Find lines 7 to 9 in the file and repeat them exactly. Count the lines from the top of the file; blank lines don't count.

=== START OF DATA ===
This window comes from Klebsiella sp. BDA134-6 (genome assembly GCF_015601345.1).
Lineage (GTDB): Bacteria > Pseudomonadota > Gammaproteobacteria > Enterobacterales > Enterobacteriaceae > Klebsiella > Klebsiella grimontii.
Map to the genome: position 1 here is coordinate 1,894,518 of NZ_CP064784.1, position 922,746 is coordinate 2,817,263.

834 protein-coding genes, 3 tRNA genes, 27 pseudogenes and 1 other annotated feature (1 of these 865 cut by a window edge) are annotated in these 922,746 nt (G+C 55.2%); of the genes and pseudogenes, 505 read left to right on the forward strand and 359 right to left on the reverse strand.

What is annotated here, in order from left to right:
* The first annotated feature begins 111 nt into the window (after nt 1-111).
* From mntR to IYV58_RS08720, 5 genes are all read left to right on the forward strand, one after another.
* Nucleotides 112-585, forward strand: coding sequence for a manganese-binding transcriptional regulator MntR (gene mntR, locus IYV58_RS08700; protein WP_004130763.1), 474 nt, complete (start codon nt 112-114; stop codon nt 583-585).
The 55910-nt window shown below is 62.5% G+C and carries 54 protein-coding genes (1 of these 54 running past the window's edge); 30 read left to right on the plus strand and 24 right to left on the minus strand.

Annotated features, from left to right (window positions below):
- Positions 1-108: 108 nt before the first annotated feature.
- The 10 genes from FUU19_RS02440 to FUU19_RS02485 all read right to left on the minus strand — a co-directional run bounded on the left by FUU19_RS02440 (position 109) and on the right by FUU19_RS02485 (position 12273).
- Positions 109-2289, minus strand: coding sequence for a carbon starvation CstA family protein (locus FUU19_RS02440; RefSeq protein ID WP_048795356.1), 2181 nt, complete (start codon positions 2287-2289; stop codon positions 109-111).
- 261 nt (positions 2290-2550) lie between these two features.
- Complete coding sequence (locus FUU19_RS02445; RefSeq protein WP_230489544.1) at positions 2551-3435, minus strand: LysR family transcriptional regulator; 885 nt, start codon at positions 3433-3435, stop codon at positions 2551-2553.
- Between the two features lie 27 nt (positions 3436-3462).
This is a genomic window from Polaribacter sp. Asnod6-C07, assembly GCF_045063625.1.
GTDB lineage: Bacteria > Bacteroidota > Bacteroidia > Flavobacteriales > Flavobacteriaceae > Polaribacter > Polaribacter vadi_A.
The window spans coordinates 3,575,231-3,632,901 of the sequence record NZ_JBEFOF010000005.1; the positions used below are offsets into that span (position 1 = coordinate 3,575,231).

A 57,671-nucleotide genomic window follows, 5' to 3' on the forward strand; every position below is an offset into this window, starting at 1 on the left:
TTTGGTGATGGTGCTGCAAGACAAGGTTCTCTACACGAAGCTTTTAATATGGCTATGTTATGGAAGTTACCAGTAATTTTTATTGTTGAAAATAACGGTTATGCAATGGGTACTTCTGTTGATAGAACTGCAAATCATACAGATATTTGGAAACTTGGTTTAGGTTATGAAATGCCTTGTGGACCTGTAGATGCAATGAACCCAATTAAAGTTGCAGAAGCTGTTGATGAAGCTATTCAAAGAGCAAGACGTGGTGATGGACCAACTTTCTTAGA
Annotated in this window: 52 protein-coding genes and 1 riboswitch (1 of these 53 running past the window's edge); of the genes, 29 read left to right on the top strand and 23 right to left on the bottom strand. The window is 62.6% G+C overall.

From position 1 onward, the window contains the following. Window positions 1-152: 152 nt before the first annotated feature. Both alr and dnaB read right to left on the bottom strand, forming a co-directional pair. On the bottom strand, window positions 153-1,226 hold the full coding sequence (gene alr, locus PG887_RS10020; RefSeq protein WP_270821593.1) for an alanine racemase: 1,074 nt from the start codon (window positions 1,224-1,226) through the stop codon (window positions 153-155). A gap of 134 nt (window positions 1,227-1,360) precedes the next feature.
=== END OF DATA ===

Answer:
* From mntR to IYV58_RS08720, 5 genes are all read left to right on the forward strand, one after another.
* Nucleotides 112-585, forward strand: coding sequence for a manganese-binding transcriptional regulator MntR (gene mntR, locus IYV58_RS08700; protein WP_004130763.1), 474 nt, complete (start codon nt 112-114; stop codon nt 583-585).
The 55910-nt window shown below is 62.5% G+C and carries 54 protein-coding genes (1 of these 54 running past the window's edge); 30 read left to right on the plus strand and 24 right to left on the minus strand.